MIAMI — Florida health officials did not adequately market its Medicaid program and remind parents of the importance of keeping children's medical appointments because it worried an influx of appointments would strap a system already low on doctors, attorneys said this week during testimony in a class-action lawsuit.
In 2001, federal health officials asked Florida to send letters to the parents of children on Medicaid who had not had a dental appointment for several months. Ten years later — in July and September 2011 — the state complied and sent letters, according to documents shown in Miami federal court.
The state is fighting a class-action lawsuit that claims 390,000 Medicaid children did not get a medical checkup in 2007 and more than 750,000 received no dental care. Attorneys representing 1.7 million children on Medicaid say Florida's reimbursement rates, among the lowest in the country, mean few doctors participate in the program, making it difficult for patients to get care.
The state is required to market its Medicaid dental program under federal law, but plaintiff's attorneys warned the state purposely delayed doing so because it couldn't meet the potential demand.
"If you sent the letters and there weren't enough providers it would create a negative consequence because Medicaid patients wouldn't be able to find a dentist," plaintiff's attorney Stuart Singer said.
The Centers for Medicare and Medicaid Services, which oversees the federal program, asked the state to send a letter in 2001 to stress the importance of seeing a dentist by three years of age and every six months afterward. The letters were also to include details on how to access services.
But the state didn't send the letters, according to testimony.
Beth Kidder, a top state Medicaid official, said the state worried about "oversaturating" patients with too much information.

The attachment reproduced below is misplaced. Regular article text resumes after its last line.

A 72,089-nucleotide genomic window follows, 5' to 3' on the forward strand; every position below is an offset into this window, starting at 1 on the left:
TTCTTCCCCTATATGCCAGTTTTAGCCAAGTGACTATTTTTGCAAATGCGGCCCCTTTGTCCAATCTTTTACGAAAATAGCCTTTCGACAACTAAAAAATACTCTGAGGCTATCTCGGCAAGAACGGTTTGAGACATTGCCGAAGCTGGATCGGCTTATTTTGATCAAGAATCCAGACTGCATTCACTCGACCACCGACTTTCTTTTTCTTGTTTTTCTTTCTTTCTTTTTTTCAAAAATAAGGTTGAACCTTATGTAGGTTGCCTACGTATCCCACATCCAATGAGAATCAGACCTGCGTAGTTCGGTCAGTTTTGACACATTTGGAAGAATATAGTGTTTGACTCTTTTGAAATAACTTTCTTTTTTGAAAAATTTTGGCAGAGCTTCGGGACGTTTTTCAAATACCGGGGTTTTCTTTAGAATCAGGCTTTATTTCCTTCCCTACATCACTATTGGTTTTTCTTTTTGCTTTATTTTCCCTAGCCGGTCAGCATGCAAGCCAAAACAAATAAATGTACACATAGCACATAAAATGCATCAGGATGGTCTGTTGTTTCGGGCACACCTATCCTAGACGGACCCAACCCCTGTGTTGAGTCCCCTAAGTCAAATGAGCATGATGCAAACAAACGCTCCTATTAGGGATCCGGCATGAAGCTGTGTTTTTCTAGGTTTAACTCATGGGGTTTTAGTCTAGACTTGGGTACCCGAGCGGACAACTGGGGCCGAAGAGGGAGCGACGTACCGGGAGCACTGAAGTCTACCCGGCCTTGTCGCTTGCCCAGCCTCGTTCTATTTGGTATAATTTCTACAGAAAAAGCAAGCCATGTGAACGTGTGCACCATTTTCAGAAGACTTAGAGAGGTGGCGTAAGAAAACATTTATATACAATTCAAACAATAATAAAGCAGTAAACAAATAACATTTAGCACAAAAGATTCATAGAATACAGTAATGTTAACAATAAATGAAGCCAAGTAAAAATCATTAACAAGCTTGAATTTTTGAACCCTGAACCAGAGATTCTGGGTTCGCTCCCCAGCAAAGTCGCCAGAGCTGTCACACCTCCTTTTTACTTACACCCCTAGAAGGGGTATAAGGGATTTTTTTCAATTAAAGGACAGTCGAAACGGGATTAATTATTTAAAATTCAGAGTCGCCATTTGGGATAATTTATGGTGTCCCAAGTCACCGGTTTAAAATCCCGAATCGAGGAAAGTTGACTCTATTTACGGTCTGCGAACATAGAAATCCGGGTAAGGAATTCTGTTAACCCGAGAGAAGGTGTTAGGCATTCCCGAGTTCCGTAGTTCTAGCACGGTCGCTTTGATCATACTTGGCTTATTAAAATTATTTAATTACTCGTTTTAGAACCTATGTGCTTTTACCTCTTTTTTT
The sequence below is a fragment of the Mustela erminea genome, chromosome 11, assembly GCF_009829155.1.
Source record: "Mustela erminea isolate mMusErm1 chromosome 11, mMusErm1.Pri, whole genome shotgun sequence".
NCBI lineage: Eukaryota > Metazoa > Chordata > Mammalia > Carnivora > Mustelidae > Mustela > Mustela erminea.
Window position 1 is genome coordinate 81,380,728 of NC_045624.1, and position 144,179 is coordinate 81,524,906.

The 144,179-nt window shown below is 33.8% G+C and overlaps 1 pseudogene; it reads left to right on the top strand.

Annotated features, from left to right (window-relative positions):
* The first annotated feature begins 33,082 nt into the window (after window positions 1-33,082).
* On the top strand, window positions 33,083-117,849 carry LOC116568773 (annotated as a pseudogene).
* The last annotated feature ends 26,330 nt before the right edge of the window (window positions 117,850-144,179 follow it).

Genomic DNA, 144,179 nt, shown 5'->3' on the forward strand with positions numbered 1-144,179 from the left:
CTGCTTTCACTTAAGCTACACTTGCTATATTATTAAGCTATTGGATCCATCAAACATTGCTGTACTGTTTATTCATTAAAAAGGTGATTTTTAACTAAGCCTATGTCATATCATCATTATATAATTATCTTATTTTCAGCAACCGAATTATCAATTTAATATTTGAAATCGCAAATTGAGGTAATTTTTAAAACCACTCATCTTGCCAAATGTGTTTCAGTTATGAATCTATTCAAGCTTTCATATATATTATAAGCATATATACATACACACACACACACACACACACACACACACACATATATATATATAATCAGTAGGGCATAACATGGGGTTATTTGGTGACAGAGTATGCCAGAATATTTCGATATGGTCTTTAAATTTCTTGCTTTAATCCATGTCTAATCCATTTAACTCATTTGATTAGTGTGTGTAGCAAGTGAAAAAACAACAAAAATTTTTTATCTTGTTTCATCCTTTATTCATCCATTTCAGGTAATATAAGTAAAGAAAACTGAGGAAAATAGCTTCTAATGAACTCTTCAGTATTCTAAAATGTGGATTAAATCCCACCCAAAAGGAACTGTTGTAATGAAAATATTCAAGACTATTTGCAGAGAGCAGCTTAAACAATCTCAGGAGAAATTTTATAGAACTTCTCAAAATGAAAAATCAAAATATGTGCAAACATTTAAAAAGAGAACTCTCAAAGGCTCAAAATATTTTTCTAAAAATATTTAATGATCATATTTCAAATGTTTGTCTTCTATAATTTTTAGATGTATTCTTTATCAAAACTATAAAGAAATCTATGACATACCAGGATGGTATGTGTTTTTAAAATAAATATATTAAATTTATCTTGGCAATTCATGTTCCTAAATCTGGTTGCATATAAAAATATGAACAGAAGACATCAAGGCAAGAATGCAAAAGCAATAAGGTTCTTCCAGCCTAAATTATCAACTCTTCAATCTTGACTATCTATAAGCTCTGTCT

Federal health officials again urged the state to send the letters in 2008. The state said they were hiring a new private contractor and would send the letters as soon as they made the transition, according to documents presented at trial.
Three years later, the letters were sent. When asked about the delay, Kidder testified the agency was working on a new website at the time where the information would be posted.
"Those things were not moving as quickly as we would have liked given other priorities," Kidder said.
State officials testified about other outreach efforts, including websites, to help patients access services. Attorneys for the plaintiffs say applying for and accessing Medicaid services is difficult and many recipients don't have computer skills or access to a computer.
The Medicaid program has added roughly 500,000 children over the last two years as the economy plummeted. Attorneys for the plaintiffs say the increase has further strained the system.
Kidder said Monday the Medicaid program is not perfect, but children receive care when they need — contradicting dozens of documents from her agency.
The state has spent about $4.6 million defending the case, which is being tried in chunks. It's unclear whether the trial will finish this year.